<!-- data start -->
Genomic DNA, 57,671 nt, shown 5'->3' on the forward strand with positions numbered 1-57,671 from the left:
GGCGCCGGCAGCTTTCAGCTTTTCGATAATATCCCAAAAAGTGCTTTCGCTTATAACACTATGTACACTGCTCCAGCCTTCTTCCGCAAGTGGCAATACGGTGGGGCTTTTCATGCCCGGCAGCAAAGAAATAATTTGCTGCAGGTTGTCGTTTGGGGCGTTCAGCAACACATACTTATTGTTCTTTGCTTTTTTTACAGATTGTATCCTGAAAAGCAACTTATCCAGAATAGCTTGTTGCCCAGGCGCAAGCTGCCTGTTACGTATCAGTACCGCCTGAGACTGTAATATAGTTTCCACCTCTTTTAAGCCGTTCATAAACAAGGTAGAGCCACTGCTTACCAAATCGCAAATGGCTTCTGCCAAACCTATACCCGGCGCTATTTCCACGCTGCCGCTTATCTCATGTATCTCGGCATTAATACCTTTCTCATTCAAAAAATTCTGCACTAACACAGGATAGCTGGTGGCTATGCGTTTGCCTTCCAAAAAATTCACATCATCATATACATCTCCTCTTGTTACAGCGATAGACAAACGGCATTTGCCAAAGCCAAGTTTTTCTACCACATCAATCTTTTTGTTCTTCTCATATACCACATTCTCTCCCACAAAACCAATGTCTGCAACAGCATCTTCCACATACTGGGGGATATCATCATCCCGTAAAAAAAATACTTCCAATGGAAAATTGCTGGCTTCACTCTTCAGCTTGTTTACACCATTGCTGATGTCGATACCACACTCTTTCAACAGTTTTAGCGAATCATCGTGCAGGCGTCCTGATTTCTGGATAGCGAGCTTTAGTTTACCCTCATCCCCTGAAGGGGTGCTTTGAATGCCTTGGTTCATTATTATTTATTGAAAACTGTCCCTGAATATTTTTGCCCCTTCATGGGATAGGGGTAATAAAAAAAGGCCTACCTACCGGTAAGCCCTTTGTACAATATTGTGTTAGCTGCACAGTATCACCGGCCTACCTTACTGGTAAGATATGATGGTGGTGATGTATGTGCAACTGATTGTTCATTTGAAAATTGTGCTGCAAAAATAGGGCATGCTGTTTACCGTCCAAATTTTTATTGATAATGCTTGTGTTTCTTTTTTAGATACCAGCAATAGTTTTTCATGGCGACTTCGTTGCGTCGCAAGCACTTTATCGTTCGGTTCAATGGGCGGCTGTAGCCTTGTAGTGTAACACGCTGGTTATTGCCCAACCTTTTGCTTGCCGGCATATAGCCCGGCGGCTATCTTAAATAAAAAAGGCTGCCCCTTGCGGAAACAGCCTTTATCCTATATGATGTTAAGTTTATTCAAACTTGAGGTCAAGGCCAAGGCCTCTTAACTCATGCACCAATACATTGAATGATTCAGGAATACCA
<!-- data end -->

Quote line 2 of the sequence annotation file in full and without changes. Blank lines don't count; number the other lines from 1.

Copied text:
GGCGCCGGCAGCTTTCAGCTTTTCGATAATATCCCAAAAAGTGCTTTCGCTTATAACACTATGTACACTGCTCCAGCCTTCTTCCGCAAGTGGCAATACGGTGGGGCTTTTCATGCCCGGCAGCAAAGAAATAATTTGCTGCAGGTTGTCGTTTGGGGCGTTCAGCAACACATACTTATTGTTCTTTGCTTTTTTTACAGATTGTATCCTGAAAAGCAACTTATCCAGAATAGCTTGTTGCCCAGGCGCAAGCTGCCTGTTACGTATCAGTACCGCCTGAGACTGTAATATAGTTTCCACCTCTTTTAAGCCGTTCATAAACAAGGTAGAGCCACTGCTTACCAAATCGCAAATGGCTTCTGCCAAACCTATACCCGGCGCTATTTCCACGCTGCCGCTTATCTCATGTATCTCGGCATTAATACCTTTCTCATTCAAAAAATTCTGCACTAACACAGGATAGCTGGTGGCTATGCGTTTGCCTTCCAAAAAATTCACATCATCATATACATCTCCTCTTGTTACAGCGATAGACAAACGGCATTTGCCAAAGCCAAGTTTTTCTACCACATCAATCTTTTTGTTCTTCTCATATACCACATTCTCTCCCACAAAACCAATGTCTGCAACAGCATCTTCCACATACTGGGGGATATCATCATCCCGTAAAAAAAATACTTCCAATGGAAAATTGCTGGCTTCACTCTTCAGCTTGTTTACACCATTGCTGATGTCGATACCACACTCTTTCAACAGTTTTAGCGAATCATCGTGCAGGCGTCCTGATTTCTGGATAGCGAGCTTTAGTTTACCCTCATCCCCTGAAGGGGTGCTTTGAATGCCTTGGTTCATTATTATTTATTGAAAACTGTCCCTGAATATTTTTGCCCCTTCATGGGATAGGGGTAATAAAAAAAGGCCTACCTACCGGTAAGCCCTTTGTACAATATTGTGTTAGCTGCACAGTATCACCGGCCTACCTTACTGGTAAGATATGATGGTGGTGATGTATGTGCAACTGATTGTTCATTTGAAAATTGTGCTGCAAAAATAGGGCATGCTGTTTACCGTCCAAATTTTTATTGATAATGCTTGTGTTTCTTTTTTAGATACCAGCAATAGTTTTTCATGGCGACTTCGTTGCGTCGCAAGCACTTTATCGTTCGGTTCAATGGGCGGCTGTAGCCTTGTAGTGTAACACGCTGGTTATTGCCCAACCTTTTGCTTGCCGGCATATAGCCCGGCGGCTATCTTAAATAAAAAAGGCTGCCCCTTGCGGAAACAGCCTTTATCCTATATGATGTTAAGTTTATTCAAACTTGAGGTCAAGGCCAAGGCCTCTTAACTCATGCACCAATACATTGAATGATTCAGGAATACCA